Education Department struggles to protect security of financial system

Computer security weaknesses continue to make the Education Department's main financial management system vulnerable to misuse, despite recent improvements in security, according to a new report from the General Accounting Office. The report, "Education Information Security: Improvements Made But Control Weaknesses Remain" (GAO-01-1067), assessed the Education Department's general controls over its Central Automated Processing System, the department's main financial management system. General controls help prevent unauthorized access to information and guarantee that operations aren't disrupted. They include computer security management, operating procedures, software security features and physical protection. The Education Department has struggled with misuse of its financial management system for years. According to the agency's inspector general, more than $450 million in agency funds have been misused over the past three years. In March 2000, an agency employee embezzled nearly $2 million in federal grant money intended for two South Dakota school districts, using the money to purchase cars and property. The department seized the property and funds and both districts eventually received all of their grant money. From January 1997 to December 1999, contractors and Education employees, conspiring together, stole more than $300,000 worth of electronic equipment and collected more than $600,000 in false overtime pay. While Education did take some steps toward improving oversight of its financial system, it was still not enough to secure the department's information, GAO found. "Education did not sufficiently protect its network from unauthorized users, effectively manage user IDs and passwords, appropriately limit access to authorized users, effectively maintain system software controls or routinely monitor user access activity," the report found. Physical security, such as controlling changes to computer applications, is another area where Education fell short, according to GAO. GAO noted that Education is in the process of implementing a new computer security management program. Since the report's release, Education officials said many of the weaknesses GAO found have been fixed. A corrective action plan has been developed for remaining problems. In April, Education Secretary Rod Paige created an eight-member team from Education's senior ranks to develop internal controls to protect the department from mismanagement.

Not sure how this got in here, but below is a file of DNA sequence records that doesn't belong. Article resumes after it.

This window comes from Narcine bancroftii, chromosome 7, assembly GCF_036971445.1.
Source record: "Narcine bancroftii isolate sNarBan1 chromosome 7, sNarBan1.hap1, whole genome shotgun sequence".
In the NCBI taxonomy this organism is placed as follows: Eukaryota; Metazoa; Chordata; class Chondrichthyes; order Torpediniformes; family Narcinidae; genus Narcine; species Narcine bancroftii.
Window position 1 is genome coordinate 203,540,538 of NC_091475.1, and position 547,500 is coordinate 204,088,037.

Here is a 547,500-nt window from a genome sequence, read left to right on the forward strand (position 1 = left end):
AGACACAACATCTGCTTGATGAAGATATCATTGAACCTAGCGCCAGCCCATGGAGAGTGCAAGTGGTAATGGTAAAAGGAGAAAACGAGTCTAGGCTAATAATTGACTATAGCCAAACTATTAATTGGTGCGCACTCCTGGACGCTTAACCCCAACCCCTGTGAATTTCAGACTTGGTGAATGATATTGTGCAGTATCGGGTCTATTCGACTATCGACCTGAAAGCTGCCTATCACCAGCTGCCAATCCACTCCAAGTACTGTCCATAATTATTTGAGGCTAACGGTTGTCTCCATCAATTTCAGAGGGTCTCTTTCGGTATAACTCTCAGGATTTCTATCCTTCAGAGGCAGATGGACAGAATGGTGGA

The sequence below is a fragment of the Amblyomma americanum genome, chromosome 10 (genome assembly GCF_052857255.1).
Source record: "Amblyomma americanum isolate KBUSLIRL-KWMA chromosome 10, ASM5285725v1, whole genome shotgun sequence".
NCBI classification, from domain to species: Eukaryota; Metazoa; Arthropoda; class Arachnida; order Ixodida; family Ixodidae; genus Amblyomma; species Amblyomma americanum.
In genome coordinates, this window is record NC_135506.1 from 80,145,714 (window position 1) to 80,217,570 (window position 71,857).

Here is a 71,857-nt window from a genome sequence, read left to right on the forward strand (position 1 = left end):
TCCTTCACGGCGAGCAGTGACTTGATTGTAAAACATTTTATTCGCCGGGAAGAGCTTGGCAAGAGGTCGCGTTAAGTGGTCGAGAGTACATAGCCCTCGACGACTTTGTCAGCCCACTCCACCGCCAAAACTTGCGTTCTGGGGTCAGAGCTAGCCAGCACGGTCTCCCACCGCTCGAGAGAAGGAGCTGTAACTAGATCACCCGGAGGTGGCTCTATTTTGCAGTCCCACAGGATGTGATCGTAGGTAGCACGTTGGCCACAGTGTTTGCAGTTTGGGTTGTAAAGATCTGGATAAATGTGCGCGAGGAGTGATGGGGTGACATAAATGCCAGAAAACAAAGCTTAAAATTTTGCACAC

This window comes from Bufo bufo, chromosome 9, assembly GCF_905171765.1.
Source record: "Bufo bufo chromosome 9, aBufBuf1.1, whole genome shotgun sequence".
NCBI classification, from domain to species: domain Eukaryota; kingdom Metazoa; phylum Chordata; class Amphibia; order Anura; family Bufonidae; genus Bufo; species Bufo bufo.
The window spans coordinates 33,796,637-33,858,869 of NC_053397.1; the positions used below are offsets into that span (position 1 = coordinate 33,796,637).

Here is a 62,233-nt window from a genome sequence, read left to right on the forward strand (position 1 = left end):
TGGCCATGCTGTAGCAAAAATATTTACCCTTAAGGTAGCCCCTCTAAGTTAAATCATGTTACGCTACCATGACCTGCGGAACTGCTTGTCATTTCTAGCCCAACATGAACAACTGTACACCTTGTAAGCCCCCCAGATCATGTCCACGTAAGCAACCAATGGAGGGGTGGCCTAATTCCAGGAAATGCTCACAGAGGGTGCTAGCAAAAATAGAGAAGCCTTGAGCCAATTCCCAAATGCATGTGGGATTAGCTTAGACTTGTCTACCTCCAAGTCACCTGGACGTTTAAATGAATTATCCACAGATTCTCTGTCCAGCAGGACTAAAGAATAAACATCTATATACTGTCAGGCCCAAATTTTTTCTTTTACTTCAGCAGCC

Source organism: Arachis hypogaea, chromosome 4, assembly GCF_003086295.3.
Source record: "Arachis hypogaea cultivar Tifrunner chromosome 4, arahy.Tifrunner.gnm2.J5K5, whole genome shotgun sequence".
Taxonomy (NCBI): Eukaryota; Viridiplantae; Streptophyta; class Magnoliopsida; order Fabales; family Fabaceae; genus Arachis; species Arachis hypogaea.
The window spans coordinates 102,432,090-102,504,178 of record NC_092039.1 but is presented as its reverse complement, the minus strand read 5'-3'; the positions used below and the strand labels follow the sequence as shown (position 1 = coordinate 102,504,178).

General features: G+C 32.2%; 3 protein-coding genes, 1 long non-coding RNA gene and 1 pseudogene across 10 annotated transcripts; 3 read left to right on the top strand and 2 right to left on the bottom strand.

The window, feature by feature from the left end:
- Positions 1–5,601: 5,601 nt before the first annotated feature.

Stay up-to-date with federal news alerts and analysis — Sign up for GovExec's email newsletters.
Close [ x ] More from GovExec

Thank you for subscribing to newsletters from
We think these reports might interest you:

  • Going Agile:Revolutionizing Federal Digital Services Delivery

    Here’s one indication that times have changed: Harriet Tubman is going to be the next face of the twenty dollar bill. Another sign of change? The way in which the federal government arrived at that decision.

  • Cyber Risk Report: Cybercrime Trends from 2016

    In our first half 2016 cyber trends report, SurfWatch Labs threat intelligence analysts noted one key theme – the interconnected nature of cybercrime – and the second half of the year saw organizations continuing to struggle with that reality. The number of potential cyber threats, the pool of already compromised information, and the ease of finding increasingly sophisticated cybercriminal tools continued to snowball throughout the year.

  • Featured Content from RSA Conference: Dissed by NIST

    Learn more about the latest draft of the U.S. National Institute of Standards and Technology guidance document on authentication and lifecycle management.

  • GBC Issue Brief: The Future of 9-1-1

    A Look Into the Next Generation of Emergency Services

  • GBC Survey Report: Securing the Perimeters

    A candid survey on cybersecurity in state and local governments

  • The New IP: Moving Government Agencies Toward the Network of The Future

    Federal IT managers are looking to modernize legacy network infrastructures that are taxed by growing demands from mobile devices, video, vast amounts of data, and more. This issue brief discusses the federal government network landscape, as well as market, financial force drivers for network modernization.

  • eBook: State & Local Cybersecurity

    CenturyLink is committed to helping state and local governments meet their cybersecurity challenges. Towards that end, CenturyLink commissioned a study from the Government Business Council that looked at the perceptions, attitudes and experiences of state and local leaders around the cybersecurity issue. The results were surprising in a number of ways. Learn more about their findings and the ways in which state and local governments can combat cybersecurity threats with this eBook.


When you download a report, your information may be shared with the underwriters of that document.